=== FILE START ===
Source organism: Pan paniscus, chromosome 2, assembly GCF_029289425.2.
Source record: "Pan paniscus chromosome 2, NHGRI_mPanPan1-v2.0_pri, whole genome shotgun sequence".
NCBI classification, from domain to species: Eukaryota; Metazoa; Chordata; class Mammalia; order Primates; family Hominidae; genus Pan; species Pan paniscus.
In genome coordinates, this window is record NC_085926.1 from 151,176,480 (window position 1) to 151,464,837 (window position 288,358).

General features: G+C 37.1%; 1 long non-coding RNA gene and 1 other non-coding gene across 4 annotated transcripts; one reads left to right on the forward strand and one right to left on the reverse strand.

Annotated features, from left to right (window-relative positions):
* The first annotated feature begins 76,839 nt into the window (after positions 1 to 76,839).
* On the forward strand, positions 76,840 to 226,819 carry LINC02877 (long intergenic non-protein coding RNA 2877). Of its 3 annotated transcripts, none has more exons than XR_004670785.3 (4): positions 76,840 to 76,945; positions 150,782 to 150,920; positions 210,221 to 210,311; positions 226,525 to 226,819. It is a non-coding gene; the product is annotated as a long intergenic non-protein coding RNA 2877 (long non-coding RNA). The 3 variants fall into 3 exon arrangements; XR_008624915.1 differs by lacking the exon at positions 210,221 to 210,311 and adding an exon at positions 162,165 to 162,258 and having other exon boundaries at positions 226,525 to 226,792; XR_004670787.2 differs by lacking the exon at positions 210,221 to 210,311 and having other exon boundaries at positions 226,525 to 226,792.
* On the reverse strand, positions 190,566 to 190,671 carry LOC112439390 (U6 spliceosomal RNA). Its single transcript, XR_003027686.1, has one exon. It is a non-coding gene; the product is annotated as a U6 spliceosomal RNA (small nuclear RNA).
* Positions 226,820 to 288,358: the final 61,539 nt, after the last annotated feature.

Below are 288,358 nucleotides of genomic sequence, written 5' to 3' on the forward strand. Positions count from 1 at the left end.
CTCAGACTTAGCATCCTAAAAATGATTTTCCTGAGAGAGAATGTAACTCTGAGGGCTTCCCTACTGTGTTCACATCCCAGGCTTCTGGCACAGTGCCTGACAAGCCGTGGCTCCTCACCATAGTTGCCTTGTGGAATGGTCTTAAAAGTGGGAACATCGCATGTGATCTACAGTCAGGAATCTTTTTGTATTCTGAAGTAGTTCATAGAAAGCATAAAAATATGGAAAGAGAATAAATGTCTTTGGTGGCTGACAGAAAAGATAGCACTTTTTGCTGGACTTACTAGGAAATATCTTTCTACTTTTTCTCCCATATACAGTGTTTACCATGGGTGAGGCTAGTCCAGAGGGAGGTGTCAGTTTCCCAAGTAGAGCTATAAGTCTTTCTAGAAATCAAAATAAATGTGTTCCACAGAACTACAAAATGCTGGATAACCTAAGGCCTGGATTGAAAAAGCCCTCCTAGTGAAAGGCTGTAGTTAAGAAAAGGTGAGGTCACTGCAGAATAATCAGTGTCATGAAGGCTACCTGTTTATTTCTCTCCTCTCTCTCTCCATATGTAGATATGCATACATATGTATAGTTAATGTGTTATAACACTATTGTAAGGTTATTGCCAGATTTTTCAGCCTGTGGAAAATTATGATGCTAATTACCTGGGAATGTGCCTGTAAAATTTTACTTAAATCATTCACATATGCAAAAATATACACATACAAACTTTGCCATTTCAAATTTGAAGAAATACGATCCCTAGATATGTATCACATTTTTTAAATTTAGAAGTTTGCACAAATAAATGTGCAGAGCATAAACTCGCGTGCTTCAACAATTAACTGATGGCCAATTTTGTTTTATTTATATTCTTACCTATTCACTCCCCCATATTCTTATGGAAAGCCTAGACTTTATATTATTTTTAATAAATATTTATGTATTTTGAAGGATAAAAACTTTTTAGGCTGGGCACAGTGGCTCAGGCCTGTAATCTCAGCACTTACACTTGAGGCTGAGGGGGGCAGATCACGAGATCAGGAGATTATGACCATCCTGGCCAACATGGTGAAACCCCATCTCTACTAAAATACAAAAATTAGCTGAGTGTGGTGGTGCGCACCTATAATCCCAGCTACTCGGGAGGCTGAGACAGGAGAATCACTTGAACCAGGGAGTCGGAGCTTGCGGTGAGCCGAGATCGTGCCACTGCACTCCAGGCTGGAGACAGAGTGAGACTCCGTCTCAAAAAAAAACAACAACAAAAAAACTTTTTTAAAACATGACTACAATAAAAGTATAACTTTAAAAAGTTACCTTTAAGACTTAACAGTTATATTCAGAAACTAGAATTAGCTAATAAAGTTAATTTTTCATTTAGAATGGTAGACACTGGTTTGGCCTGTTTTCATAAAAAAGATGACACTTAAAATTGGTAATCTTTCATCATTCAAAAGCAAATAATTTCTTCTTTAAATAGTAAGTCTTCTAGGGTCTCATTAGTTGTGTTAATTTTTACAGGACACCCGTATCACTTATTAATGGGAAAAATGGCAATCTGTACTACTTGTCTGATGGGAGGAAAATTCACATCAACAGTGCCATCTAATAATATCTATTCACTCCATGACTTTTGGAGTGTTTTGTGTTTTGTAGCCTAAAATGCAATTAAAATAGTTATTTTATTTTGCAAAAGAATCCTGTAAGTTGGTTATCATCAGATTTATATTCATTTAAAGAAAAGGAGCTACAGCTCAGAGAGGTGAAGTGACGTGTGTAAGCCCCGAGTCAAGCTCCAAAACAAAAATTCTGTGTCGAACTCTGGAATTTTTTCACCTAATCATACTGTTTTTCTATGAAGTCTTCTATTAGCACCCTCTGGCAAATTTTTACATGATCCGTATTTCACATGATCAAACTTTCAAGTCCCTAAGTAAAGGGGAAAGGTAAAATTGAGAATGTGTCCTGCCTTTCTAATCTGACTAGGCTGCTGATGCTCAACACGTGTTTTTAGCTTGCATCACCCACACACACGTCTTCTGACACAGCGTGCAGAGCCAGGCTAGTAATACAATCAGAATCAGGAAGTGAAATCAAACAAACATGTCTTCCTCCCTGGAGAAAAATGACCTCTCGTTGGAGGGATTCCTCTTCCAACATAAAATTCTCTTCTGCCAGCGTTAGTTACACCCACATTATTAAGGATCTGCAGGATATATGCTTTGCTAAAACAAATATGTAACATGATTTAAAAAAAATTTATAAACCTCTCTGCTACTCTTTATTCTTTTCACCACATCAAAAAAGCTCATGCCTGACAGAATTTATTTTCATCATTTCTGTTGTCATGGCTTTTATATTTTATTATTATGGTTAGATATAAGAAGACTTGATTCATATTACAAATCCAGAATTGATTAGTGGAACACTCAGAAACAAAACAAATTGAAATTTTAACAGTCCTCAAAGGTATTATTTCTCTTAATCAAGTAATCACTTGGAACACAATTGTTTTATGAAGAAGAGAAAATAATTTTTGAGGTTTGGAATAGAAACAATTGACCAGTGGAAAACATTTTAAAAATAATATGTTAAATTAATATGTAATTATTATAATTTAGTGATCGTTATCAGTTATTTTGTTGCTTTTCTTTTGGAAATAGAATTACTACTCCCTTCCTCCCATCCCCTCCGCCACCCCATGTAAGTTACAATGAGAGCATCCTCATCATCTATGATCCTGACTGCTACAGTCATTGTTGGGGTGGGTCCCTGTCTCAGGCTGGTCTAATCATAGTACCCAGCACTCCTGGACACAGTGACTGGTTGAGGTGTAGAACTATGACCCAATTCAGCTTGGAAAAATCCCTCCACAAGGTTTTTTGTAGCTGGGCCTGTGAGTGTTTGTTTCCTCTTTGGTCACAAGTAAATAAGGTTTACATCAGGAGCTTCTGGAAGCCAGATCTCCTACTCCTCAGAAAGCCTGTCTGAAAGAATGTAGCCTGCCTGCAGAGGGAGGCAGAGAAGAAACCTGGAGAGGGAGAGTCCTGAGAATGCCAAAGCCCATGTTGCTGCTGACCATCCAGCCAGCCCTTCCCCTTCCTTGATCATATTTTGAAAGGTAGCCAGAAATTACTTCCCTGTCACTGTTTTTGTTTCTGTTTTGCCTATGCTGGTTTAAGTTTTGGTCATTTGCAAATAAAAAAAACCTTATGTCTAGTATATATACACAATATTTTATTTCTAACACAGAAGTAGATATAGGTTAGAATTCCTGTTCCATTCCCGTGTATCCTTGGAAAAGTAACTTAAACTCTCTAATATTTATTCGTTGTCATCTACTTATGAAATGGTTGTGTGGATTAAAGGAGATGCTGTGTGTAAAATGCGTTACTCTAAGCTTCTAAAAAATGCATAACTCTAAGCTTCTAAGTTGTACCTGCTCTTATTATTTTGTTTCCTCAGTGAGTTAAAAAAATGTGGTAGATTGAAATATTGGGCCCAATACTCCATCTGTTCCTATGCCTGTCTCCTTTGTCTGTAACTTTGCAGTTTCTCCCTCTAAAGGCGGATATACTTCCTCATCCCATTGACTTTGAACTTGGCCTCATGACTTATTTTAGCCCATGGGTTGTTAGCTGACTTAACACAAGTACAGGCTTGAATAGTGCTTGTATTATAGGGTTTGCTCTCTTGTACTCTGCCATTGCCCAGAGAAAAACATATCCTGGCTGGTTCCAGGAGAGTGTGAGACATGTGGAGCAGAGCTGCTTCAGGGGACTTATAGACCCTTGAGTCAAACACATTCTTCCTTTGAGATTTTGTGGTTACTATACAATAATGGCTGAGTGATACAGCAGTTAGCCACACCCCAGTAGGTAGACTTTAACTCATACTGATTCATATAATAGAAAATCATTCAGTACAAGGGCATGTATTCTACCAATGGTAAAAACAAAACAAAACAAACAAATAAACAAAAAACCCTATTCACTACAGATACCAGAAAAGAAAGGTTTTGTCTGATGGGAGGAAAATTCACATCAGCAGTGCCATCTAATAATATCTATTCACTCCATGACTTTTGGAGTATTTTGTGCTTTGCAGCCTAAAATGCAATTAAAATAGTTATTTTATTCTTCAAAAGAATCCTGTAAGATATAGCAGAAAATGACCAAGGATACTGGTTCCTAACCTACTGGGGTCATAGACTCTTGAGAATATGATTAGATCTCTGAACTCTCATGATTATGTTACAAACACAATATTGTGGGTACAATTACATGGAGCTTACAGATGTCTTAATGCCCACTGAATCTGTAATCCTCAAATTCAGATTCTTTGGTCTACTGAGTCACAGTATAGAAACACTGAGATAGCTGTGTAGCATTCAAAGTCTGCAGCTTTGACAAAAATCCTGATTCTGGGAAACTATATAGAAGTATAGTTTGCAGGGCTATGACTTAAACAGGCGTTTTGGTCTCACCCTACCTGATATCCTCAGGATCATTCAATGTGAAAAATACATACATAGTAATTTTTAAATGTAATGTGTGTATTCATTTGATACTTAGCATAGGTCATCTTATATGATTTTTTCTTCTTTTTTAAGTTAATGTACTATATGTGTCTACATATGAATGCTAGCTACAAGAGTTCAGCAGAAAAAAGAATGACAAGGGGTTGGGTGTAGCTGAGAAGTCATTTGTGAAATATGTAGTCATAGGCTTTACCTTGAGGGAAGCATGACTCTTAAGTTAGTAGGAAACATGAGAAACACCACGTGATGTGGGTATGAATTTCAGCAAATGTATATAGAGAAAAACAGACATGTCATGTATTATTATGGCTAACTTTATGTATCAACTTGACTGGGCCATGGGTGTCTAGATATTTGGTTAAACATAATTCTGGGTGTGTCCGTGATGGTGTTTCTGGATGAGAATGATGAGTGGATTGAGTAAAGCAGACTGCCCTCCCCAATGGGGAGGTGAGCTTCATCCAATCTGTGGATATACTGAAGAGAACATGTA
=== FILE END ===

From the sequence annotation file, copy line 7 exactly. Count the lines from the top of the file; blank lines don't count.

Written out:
* The first annotated feature begins 76,839 nt into the window (after positions 1 to 76,839).